August 29, 2011


Posted in Abstract, Define, Original Documents tagged , , , , , , at 11:27 am by Wyllo

Contrary to what seems to be a common belief among some genealogists, sic is not an abbreviation, and it doesn’t have periods between the letters; it is an adverb. This adverb (from the Latin word sicut — meaning ‘just as’, ‘so’, ‘thus’ or ‘thus so’) is used contemporarily to mean ‘intentionally so written’ or ‘said in context’ and to indicate that the passage or word it appears after is exactly the way it was written in the original document or text. It first appeared in the English language in transcriptions and legal documents about 1856.

The word is an author’s or editor’s mark (usually printed in italics and correctly used when enclosed in brackets [sic] and not in parenthesis (sic), even though it is often used that way incorrectly). It points out that the previous word (despite its obvious absurdity, vulgarity,  inappropriateness, anomaly, imprecise meaning or inaccuracy) is spelled exactly how it was intended, is what was originally said, is written in context or explains the status of the errata (in this case, that whatever was said or written was used in context); it is not a misprint or misquote. The word sic is used immediately after the error, even when it falls in the middle of a sentence. This designates the mistake or the word’s odd usage in the source text is the source’s error or usage and not the writer’s.

When found in a French document, sic is an acronym that stands for “Sans Intention Comique” (without comic intention) meaning that even if the preceding text could be construed as funny, it was not meant to be. Yet, there may be found in it some irony.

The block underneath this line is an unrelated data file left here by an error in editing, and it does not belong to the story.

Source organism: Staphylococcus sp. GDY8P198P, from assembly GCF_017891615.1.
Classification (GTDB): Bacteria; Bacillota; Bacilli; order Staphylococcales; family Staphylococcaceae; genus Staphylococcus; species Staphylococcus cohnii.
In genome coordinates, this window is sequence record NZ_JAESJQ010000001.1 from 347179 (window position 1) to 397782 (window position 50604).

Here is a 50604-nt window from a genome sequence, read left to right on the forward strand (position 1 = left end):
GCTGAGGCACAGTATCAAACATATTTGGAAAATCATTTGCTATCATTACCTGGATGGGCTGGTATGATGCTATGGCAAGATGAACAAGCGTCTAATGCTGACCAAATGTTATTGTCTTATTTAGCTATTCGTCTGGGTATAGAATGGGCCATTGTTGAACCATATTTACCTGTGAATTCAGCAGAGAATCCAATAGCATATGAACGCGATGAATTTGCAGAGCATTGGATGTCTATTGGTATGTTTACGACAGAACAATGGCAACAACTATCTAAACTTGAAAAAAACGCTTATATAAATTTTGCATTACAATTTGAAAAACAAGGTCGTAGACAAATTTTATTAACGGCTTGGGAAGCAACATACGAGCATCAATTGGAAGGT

When seen in a Scottish document, sic generally refers to something being “said in context.”

Sic is still used in court dockets and other legal records when a plaintiff, defendant or a wittness has been transcribed or quoted erroneously and the clerk recognizes the wrong spelling, a word is slang or misspoken. It is also used in other types of written manuscripts like books containing reprinted texts, which have spelling errors or words that seem odd or inaccurate.

It’s most common everyday usage is probably found in current newspapers when a journalist or writer quotes someone directly and he or the editor of the publication recognizes that the person being quoted or the author, himself, has made a spelling error.

Since it is an adverb, it becomes unnecessary to include a period inside the brackets after the word sic is used.

Even though we mention many of them in this article, there are distinctions within the usage of the word sic; it can signify several different things.

So, let’s look at a few examples:

Incorrect usage of a word — “If a woman did anything strange or questionable among the early American Pilgrims, sometimes they’d just hang them.” [sic] — Instead of using the word “them”, it should have said “they’d just hang her.”

Incorrect spelling —  “We came down yesterday to here [sic] what the mayor had to say about the sheep herders up on our mountain lands.” The spelling of “here” is incorrect. Instead, “hear” is the correct spelling.

Odd or inaccurate use of a word or phrase — “Having heard nothing to sway our minds, we go again [sic] home.” Normally, we don’t say, “… we go again home.” Depending on which tense being used, we might say, “… we (we’ll) go home again.” or, “… we went home again.”

Ironic, Sans Intention Comique or without comic intention — While chatting on the Internet, someone using geek-speak said, “I M [sic] tired of literary shortcuts!”  The irony lies in the fact that he just used a geek-speak shortcut; I M means ‘I am’. Therein also lies the comedic intention, in my opinion. I have never perceived at geek-speak as being literary.